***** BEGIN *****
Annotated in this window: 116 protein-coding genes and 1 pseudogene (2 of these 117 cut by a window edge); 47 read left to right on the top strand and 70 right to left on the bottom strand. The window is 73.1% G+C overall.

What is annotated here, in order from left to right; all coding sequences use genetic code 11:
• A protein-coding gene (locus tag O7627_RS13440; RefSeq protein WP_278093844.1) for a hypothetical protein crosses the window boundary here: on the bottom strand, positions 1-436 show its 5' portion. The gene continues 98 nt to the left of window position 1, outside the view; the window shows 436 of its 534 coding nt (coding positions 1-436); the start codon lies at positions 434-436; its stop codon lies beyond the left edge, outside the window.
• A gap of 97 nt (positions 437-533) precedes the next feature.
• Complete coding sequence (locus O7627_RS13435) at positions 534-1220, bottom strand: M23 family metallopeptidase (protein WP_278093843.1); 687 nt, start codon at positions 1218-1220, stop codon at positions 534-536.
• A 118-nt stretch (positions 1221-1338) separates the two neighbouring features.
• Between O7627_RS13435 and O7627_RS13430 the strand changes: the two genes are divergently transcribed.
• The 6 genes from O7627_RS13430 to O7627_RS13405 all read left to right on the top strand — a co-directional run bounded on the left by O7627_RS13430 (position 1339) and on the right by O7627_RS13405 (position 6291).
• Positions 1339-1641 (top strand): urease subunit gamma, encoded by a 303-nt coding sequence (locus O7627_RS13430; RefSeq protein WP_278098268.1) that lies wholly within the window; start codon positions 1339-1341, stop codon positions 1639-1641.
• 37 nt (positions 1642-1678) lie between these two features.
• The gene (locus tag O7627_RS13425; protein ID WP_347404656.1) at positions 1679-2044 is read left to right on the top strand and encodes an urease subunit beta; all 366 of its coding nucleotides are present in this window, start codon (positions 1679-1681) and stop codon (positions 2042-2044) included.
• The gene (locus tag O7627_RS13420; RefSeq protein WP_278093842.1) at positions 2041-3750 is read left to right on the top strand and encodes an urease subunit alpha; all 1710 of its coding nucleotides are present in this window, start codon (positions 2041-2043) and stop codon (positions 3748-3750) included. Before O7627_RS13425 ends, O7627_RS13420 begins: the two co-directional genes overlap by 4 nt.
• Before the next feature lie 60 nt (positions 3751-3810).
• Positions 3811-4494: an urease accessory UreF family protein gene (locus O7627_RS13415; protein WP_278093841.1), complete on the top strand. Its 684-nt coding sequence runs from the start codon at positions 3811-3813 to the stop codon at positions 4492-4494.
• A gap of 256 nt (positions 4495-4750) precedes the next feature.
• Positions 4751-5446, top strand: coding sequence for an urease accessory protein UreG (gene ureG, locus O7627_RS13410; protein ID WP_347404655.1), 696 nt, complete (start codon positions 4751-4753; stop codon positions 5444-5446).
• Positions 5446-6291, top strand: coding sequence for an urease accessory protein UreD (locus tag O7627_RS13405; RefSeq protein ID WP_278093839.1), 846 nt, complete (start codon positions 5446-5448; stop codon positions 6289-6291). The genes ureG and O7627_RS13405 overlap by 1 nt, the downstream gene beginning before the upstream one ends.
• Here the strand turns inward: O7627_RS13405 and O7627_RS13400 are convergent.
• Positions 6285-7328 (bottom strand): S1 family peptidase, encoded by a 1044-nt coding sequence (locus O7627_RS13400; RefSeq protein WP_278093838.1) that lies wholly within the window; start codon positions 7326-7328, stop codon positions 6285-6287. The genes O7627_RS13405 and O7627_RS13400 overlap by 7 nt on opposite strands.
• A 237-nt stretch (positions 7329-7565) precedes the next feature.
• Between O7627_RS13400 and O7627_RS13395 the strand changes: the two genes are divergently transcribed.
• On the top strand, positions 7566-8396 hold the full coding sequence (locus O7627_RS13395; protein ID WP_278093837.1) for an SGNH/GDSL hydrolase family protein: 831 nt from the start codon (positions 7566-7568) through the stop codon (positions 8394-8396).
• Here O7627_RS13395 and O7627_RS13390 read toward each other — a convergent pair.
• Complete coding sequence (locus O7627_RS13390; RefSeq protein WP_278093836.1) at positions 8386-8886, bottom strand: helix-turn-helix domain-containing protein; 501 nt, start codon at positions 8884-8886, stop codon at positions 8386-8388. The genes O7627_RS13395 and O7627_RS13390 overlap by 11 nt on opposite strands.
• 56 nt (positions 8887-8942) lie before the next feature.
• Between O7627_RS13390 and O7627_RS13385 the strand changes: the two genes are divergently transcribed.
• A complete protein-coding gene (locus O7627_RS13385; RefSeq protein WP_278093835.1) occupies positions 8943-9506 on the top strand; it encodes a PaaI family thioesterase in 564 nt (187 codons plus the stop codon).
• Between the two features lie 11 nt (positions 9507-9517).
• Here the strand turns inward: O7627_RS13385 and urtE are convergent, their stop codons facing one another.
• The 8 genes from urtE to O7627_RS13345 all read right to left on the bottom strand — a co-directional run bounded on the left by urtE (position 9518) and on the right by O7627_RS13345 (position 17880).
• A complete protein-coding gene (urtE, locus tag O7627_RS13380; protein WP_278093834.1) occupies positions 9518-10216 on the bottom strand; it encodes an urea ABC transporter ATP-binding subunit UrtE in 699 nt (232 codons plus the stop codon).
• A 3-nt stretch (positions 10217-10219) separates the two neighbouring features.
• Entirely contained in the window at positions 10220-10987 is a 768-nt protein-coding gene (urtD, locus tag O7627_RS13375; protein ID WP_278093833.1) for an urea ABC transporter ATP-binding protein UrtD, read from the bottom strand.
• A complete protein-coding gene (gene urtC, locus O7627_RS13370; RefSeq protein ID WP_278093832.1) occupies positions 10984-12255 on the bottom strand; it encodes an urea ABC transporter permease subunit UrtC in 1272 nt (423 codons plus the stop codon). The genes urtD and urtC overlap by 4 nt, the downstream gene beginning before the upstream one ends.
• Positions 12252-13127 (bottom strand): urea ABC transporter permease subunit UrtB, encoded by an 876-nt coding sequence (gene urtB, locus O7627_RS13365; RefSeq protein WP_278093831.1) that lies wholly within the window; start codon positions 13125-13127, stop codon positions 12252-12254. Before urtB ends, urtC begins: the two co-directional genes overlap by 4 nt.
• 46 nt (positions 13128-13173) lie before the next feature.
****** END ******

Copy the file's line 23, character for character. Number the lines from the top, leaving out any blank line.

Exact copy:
• Here O7627_RS13395 and O7627_RS13390 read toward each other — a convergent pair.